But all of this is speculation. At this time, in this place; Cop Land doesn't work. The reason is Sylvester Stallone. Now, pointing the finger at Stallone is not taking a cheap shot or choosing the path of least resistance. Writer/director James Mangold is complicit in making his character the focus of the film, often allowing the sub characters and sub-plots to go astray in favour of allowing him the freedom to develop his characterisation, of which he never avails. He is simply the weakest link in the chain, and the most crucial. Therefore the film rests on Stallone's performance, and he simply can't carry it.

I have never said a word against Sylvester Stallone's acting. He does what he does very well. It's not easy to be an action star. It takes a particular brand of screen presence and hard-edged heroics which not everyone can get away with, and Stallone is one of the best in the business. You don't hand a Lawgiver to Harvey Keitel and send him out into Mega City One (granted Robert Rodriguez handed him a shotgun and a crucifix and pitted him against Mexican vampires in From Dusk Till Dawn, but it had unfortunate effects on the film's already skewed tone). Robert De Niro made a successful crossover into comedy with Midnight Run, but went totally overboard in We're No Angels.

Stallone has spent so long making action films that he has missed out on his chance to develop the necessary skills to tackle dramatic material at this point in his life. He made Cop Land with the intention of being taken more seriously as an actor, and we'll grant him that. No one will deny a man the right to grow and change. But next to a supporting cast of this calibre, all of whom are working in their native genre, he is an amateur. And it is never advisable to let an amateur anchor a professional production (The Godfather Part III leaps to mind).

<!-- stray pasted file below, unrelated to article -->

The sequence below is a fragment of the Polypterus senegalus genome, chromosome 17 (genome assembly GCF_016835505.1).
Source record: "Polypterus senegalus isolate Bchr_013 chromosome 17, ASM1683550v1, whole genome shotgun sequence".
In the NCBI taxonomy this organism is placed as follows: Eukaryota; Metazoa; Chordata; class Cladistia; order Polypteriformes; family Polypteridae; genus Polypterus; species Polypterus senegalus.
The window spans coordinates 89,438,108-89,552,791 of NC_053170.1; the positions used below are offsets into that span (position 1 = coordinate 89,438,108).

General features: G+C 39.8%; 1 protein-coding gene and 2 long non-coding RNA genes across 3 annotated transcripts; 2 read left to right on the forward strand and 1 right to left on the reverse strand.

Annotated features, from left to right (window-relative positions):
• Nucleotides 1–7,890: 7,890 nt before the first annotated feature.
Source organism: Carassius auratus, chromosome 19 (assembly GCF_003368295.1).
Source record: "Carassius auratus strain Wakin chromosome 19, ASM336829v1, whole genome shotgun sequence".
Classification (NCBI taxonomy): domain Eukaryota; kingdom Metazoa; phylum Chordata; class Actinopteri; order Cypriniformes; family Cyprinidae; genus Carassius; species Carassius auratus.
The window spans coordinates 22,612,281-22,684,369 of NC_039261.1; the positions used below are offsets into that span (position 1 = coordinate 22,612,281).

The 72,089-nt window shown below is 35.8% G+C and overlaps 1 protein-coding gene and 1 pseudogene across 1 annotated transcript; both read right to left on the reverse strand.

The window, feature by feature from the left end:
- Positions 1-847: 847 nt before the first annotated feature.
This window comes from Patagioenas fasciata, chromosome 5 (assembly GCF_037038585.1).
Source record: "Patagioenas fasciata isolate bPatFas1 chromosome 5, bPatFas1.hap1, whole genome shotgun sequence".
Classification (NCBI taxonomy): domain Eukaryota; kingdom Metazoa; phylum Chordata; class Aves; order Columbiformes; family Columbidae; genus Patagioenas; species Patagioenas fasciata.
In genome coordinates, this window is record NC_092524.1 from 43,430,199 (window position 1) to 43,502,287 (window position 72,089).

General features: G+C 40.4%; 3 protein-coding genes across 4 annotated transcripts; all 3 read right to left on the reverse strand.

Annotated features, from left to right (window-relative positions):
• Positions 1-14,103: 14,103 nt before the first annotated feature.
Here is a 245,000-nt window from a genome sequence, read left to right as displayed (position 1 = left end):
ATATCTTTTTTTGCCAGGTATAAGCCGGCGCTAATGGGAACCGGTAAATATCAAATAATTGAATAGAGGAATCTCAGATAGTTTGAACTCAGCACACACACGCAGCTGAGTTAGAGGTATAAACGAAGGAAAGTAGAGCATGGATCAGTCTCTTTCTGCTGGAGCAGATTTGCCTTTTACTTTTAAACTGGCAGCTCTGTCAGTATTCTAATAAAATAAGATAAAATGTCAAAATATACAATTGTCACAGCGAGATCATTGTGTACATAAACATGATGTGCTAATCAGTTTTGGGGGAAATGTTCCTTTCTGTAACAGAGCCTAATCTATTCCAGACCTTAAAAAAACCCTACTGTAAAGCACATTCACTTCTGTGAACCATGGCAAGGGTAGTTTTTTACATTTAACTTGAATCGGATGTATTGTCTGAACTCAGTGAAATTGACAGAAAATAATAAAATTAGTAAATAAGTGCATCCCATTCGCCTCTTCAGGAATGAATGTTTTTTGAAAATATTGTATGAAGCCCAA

He is trying to pick up where he left off in the early eighties. The soulful, hangdog look and droopy-eyed puppydog Italian-American brown eyes are back. The meek, uncertain shambling of the younger actor is also there, underneath the sick staggering of the middle aged actor trying to fit himself into a role he is not physically suited for (presumably inspired by co-star De Niro's excesses in Raging Bull and The Untouchables). But it's strictly an acting exercise for him rather than a fully realised performance. He also seems to be on the verge of barfing all the way through and looks queasy more often than he looks moody and introspective. This hurts the film very badly, and the excessive focus on him means that a lot of screen time which could be spent sorting out the various strands of plot and character is wasted on lingering shots of Stallone struggling to come to terms with what he's trying to do as an actor in each scene.

The result is that a film which begins interestingly enough and which occasionally seems to be quite good never quite comes together. It finishes up little more than an assemblage of scenes and moments linked by a very personal experience for Sylvester Stallone which may or may not interest the general public.